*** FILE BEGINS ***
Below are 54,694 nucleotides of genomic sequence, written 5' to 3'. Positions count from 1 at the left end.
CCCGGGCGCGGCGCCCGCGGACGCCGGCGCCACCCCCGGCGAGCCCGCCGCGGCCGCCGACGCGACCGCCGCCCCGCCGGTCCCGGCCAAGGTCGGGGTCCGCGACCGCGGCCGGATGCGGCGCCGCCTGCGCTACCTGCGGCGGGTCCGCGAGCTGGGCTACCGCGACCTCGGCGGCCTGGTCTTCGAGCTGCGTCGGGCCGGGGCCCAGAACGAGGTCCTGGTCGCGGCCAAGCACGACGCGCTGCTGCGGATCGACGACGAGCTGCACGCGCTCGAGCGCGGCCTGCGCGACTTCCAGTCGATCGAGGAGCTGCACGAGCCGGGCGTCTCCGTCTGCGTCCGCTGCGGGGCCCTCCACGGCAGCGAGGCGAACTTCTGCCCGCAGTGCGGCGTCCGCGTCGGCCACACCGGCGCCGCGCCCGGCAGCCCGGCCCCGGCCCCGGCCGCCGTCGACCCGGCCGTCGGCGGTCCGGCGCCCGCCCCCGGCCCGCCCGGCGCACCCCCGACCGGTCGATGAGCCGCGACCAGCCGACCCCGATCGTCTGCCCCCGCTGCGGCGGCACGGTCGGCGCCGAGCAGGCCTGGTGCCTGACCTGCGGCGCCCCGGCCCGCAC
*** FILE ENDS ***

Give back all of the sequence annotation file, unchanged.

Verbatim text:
Below are 54,694 nucleotides of genomic sequence, written 5' to 3'. Positions count from 1 at the left end.
CCCGGGCGCGGCGCCCGCGGACGCCGGCGCCACCCCCGGCGAGCCCGCCGCGGCCGCCGACGCGACCGCCGCCCCGCCGGTCCCGGCCAAGGTCGGGGTCCGCGACCGCGGCCGGATGCGGCGCCGCCTGCGCTACCTGCGGCGGGTCCGCGAGCTGGGCTACCGCGACCTCGGCGGCCTGGTCTTCGAGCTGCGTCGGGCCGGGGCCCAGAACGAGGTCCTGGTCGCGGCCAAGCACGACGCGCTGCTGCGGATCGACGACGAGCTGCACGCGCTCGAGCGCGGCCTGCGCGACTTCCAGTCGATCGAGGAGCTGCACGAGCCGGGCGTCTCCGTCTGCGTCCGCTGCGGGGCCCTCCACGGCAGCGAGGCGAACTTCTGCCCGCAGTGCGGCGTCCGCGTCGGCCACACCGGCGCCGCGCCCGGCAGCCCGGCCCCGGCCCCGGCCGCCGTCGACCCGGCCGTCGGCGGTCCGGCGCCCGCCCCCGGCCCGCCCGGCGCACCCCCGACCGGTCGATGAGCCGCGACCAGCCGACCCCGATCGTCTGCCCCCGCTGCGGCGGCACGGTCGGCGCCGAGCAGGCCTGGTGCCTGACCTGCGGCGCCCCGGCCCGCAC